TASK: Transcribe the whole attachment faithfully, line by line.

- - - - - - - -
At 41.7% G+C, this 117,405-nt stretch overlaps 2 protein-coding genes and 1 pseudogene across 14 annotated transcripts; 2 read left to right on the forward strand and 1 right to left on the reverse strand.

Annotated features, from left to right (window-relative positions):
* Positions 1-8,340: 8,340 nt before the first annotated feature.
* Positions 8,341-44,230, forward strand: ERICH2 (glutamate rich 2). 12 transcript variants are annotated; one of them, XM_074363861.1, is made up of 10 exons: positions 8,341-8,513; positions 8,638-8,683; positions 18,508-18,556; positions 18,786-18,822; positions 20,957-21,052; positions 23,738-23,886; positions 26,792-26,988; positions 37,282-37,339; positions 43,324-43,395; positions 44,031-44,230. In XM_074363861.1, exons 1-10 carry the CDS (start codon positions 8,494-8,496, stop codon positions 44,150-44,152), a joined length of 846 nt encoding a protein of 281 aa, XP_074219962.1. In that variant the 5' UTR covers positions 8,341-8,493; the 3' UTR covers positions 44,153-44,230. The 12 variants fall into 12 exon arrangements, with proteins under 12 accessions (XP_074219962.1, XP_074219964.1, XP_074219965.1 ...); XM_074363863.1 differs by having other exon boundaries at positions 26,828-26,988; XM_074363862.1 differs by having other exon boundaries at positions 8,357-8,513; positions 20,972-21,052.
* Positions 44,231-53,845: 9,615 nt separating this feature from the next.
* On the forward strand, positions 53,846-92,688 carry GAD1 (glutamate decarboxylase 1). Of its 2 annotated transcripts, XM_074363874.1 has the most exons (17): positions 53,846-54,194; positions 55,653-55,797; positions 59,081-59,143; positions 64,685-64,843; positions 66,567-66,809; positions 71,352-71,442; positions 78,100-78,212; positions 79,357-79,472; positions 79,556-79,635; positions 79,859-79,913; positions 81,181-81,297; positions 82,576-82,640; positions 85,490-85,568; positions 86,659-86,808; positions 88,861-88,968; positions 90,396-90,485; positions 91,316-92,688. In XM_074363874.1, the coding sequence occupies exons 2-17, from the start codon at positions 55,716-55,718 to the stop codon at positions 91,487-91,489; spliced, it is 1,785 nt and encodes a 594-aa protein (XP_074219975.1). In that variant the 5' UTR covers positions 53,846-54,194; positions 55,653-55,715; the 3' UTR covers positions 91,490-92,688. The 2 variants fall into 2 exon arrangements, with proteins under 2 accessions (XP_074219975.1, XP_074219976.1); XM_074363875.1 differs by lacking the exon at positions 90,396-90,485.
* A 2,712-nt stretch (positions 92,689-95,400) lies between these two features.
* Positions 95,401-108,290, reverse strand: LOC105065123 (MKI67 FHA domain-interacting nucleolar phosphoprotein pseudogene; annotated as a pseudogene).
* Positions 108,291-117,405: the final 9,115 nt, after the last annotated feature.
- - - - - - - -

At 41.7% G+C, this 117,405-nt stretch overlaps 2 protein-coding genes and 1 pseudogene across 14 annotated transcripts; 2 read left to right on the forward strand and 1 right to left on the reverse strand.

Annotated features, from left to right (window-relative positions):
* Positions 1-8,340: 8,340 nt before the first annotated feature.
* Positions 8,341-44,230, forward strand: ERICH2 (glutamate rich 2). 12 transcript variants are annotated; one of them, XM_074363861.1, is made up of 10 exons: positions 8,341-8,513; positions 8,638-8,683; positions 18,508-18,556; positions 18,786-18,822; positions 20,957-21,052; positions 23,738-23,886; positions 26,792-26,988; positions 37,282-37,339; positions 43,324-43,395; positions 44,031-44,230. In XM_074363861.1, exons 1-10 carry the CDS (start codon positions 8,494-8,496, stop codon positions 44,150-44,152), a joined length of 846 nt encoding a protein of 281 aa, XP_074219962.1. In that variant the 5' UTR covers positions 8,341-8,493; the 3' UTR covers positions 44,153-44,230. The 12 variants fall into 12 exon arrangements, with proteins under 12 accessions (XP_074219962.1, XP_074219964.1, XP_074219965.1 ...); XM_074363863.1 differs by having other exon boundaries at positions 26,828-26,988; XM_074363862.1 differs by having other exon boundaries at positions 8,357-8,513; positions 20,972-21,052.
* Positions 44,231-53,845: 9,615 nt separating this feature from the next.
* On the forward strand, positions 53,846-92,688 carry GAD1 (glutamate decarboxylase 1). Of its 2 annotated transcripts, XM_074363874.1 has the most exons (17): positions 53,846-54,194; positions 55,653-55,797; positions 59,081-59,143; positions 64,685-64,843; positions 66,567-66,809; positions 71,352-71,442; positions 78,100-78,212; positions 79,357-79,472; positions 79,556-79,635; positions 79,859-79,913; positions 81,181-81,297; positions 82,576-82,640; positions 85,490-85,568; positions 86,659-86,808; positions 88,861-88,968; positions 90,396-90,485; positions 91,316-92,688. In XM_074363874.1, the coding sequence occupies exons 2-17, from the start codon at positions 55,716-55,718 to the stop codon at positions 91,487-91,489; spliced, it is 1,785 nt and encodes a 594-aa protein (XP_074219975.1). In that variant the 5' UTR covers positions 53,846-54,194; positions 55,653-55,715; the 3' UTR covers positions 91,490-92,688. The 2 variants fall into 2 exon arrangements, with proteins under 2 accessions (XP_074219975.1, XP_074219976.1); XM_074363875.1 differs by lacking the exon at positions 90,396-90,485.
* A 2,712-nt stretch (positions 92,689-95,400) lies between these two features.
* Positions 95,401-108,290, reverse strand: LOC105065123 (MKI67 FHA domain-interacting nucleolar phosphoprotein pseudogene; annotated as a pseudogene).
* Positions 108,291-117,405: the final 9,115 nt, after the last annotated feature.